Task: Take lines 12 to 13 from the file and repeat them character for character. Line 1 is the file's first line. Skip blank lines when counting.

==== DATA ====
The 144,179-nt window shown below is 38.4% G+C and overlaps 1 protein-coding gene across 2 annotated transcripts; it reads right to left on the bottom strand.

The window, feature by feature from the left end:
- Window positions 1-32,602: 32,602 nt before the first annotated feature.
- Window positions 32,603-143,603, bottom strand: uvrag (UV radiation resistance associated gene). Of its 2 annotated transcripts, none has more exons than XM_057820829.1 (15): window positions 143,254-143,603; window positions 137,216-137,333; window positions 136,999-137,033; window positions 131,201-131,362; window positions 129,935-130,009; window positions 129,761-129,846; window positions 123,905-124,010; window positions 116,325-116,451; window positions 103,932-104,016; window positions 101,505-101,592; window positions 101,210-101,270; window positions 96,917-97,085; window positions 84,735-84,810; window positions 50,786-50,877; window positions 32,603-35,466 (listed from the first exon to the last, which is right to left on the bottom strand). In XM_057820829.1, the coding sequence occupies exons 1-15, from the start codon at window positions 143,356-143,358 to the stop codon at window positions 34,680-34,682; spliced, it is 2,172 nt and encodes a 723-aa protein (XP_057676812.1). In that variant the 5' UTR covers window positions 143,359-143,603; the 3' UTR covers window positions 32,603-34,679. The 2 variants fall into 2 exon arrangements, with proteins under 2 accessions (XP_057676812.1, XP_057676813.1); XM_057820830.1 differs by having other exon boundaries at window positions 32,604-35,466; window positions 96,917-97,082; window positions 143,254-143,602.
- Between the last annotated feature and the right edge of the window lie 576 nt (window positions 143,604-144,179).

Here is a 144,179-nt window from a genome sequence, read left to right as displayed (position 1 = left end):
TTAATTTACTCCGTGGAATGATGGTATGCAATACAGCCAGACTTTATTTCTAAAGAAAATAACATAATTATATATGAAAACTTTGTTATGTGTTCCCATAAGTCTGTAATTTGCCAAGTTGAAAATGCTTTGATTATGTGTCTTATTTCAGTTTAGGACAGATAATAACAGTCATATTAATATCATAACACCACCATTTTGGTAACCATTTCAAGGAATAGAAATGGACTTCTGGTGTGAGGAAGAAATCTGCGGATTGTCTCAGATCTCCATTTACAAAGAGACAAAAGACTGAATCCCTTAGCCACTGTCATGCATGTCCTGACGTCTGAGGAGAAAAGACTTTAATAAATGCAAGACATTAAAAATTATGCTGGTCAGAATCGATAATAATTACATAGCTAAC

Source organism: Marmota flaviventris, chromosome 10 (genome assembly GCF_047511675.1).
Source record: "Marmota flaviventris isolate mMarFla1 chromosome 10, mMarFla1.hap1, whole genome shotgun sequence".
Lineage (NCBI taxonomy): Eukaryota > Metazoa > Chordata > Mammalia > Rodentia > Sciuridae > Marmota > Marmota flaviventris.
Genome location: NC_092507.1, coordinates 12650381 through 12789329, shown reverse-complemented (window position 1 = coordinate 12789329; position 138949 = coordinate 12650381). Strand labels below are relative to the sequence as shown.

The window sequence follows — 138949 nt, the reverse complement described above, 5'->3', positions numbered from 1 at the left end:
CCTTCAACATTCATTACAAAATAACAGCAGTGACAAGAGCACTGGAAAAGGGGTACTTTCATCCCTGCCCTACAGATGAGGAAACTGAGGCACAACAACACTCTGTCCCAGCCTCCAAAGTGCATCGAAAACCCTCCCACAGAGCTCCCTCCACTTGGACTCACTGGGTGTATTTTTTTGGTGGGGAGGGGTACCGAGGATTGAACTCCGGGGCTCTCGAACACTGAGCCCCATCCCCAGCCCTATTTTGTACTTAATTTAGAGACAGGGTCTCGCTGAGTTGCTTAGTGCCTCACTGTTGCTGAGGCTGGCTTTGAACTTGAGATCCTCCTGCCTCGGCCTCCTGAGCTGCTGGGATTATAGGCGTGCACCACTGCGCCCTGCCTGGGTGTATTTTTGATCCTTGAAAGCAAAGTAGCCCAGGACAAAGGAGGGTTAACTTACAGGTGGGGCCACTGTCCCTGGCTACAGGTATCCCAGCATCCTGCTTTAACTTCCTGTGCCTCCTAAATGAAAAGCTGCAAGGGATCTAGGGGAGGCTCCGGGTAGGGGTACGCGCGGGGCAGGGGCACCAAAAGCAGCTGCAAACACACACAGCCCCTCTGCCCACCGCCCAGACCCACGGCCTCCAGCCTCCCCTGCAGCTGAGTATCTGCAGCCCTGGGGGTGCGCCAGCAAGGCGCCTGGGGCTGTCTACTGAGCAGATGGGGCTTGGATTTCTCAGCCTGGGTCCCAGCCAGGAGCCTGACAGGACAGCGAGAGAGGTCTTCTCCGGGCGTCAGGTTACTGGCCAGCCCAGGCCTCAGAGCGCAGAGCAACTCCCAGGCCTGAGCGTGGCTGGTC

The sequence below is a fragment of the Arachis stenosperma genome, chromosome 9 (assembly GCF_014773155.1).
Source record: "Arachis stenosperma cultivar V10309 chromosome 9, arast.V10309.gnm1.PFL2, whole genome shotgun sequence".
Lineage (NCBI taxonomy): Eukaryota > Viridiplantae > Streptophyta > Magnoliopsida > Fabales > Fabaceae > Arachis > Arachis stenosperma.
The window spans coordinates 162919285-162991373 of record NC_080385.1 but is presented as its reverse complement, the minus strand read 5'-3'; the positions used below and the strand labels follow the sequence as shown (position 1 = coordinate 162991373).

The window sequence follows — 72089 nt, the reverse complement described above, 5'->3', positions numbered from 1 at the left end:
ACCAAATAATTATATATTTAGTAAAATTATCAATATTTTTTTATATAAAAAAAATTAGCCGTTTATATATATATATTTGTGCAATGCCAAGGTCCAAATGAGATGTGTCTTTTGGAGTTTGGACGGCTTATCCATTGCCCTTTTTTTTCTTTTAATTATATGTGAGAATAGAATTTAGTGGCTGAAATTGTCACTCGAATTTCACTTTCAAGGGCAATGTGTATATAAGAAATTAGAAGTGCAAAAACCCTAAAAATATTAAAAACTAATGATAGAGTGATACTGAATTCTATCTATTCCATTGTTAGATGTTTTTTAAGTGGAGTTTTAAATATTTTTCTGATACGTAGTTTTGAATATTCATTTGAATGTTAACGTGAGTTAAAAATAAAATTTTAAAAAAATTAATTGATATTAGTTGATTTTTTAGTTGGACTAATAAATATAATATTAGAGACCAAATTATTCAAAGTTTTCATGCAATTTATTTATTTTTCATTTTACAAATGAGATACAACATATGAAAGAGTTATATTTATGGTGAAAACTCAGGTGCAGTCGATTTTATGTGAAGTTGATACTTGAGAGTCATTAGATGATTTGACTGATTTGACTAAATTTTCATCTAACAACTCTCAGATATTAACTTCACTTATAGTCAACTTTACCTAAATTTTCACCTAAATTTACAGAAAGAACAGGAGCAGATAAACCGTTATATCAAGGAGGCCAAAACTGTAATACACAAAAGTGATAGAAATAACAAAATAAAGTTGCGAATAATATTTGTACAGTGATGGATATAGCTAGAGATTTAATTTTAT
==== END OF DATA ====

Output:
The window sequence follows — 138949 nt, the reverse complement described above, 5'->3', positions numbered from 1 at the left end:
CCTTCAACATTCATTACAAAATAACAGCAGTGACAAGAGCACTGGAAAAGGGGTACTTTCATCCCTGCCCTACAGATGAGGAAACTGAGGCACAACAACACTCTGTCCCAGCCTCCAAAGTGCATCGAAAACCCTCCCACAGAGCTCCCTCCACTTGGACTCACTGGGTGTATTTTTTTGGTGGGGAGGGGTACCGAGGATTGAACTCCGGGGCTCTCGAACACTGAGCCCCATCCCCAGCCCTATTTTGTACTTAATTTAGAGACAGGGTCTCGCTGAGTTGCTTAGTGCCTCACTGTTGCTGAGGCTGGCTTTGAACTTGAGATCCTCCTGCCTCGGCCTCCTGAGCTGCTGGGATTATAGGCGTGCACCACTGCGCCCTGCCTGGGTGTATTTTTGATCCTTGAAAGCAAAGTAGCCCAGGACAAAGGAGGGTTAACTTACAGGTGGGGCCACTGTCCCTGGCTACAGGTATCCCAGCATCCTGCTTTAACTTCCTGTGCCTCCTAAATGAAAAGCTGCAAGGGATCTAGGGGAGGCTCCGGGTAGGGGTACGCGCGGGGCAGGGGCACCAAAAGCAGCTGCAAACACACACAGCCCCTCTGCCCACCGCCCAGACCCACGGCCTCCAGCCTCCCCTGCAGCTGAGTATCTGCAGCCCTGGGGGTGCGCCAGCAAGGCGCCTGGGGCTGTCTACTGAGCAGATGGGGCTTGGATTTCTCAGCCTGGGTCCCAGCCAGGAGCCTGACAGGACAGCGAGAGAGGTCTTCTCCGGGCGTCAGGTTACTGGCCAGCCCAGGCCTCAGAGCGCAGAGCAACTCCCAGGCCTGAGCGTGGCTGGTC